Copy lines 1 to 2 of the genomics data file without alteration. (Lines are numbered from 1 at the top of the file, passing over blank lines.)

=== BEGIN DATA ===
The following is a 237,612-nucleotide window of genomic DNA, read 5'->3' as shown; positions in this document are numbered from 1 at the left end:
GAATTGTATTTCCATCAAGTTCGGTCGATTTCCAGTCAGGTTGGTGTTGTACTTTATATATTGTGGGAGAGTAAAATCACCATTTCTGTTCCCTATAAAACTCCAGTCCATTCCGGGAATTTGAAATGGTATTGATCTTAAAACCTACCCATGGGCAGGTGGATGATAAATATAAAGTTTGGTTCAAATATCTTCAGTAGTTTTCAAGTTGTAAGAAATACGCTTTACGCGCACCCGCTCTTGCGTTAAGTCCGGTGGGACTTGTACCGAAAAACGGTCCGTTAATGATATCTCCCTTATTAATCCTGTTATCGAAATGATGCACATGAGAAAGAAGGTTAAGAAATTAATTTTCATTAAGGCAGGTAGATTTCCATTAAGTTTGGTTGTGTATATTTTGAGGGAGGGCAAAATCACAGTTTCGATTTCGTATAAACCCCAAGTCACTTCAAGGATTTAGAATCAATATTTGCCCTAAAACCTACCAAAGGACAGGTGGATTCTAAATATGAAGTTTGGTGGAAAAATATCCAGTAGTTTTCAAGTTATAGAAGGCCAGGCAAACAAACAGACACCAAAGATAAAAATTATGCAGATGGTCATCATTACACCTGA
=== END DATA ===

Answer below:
The following is a 237,612-nucleotide window of genomic DNA, read 5'->3' as shown; positions in this document are numbered from 1 at the left end:
GAATTGTATTTCCATCAAGTTCGGTCGATTTCCAGTCAGGTTGGTGTTGTACTTTATATATTGTGGGAGAGTAAAATCACCATTTCTGTTCCCTATAAAACTCCAGTCCATTCCGGGAATTTGAAATGGTATTGATCTTAAAACCTACCCATGGGCAGGTGGATGATAAATATAAAGTTTGGTTCAAATATCTTCAGTAGTTTTCAAGTTGTAAGAAATACGCTTTACGCGCACCCGCTCTTGCGTTAAGTCCGGTGGGACTTGTACCGAAAAACGGTCCGTTAATGATATCTCCCTTATTAATCCTGTTATCGAAATGATGCACATGAGAAAGAAGGTTAAGAAATTAATTTTCATTAAGGCAGGTAGATTTCCATTAAGTTTGGTTGTGTATATTTTGAGGGAGGGCAAAATCACAGTTTCGATTTCGTATAAACCCCAAGTCACTTCAAGGATTTAGAATCAATATTTGCCCTAAAACCTACCAAAGGACAGGTGGATTCTAAATATGAAGTTTGGTGGAAAAATATCCAGTAGTTTTCAAGTTATAGAAGGCCAGGCAAACAAACAGACACCAAAGATAAAAATTATGCAGATGGTCATCATTACACCTGA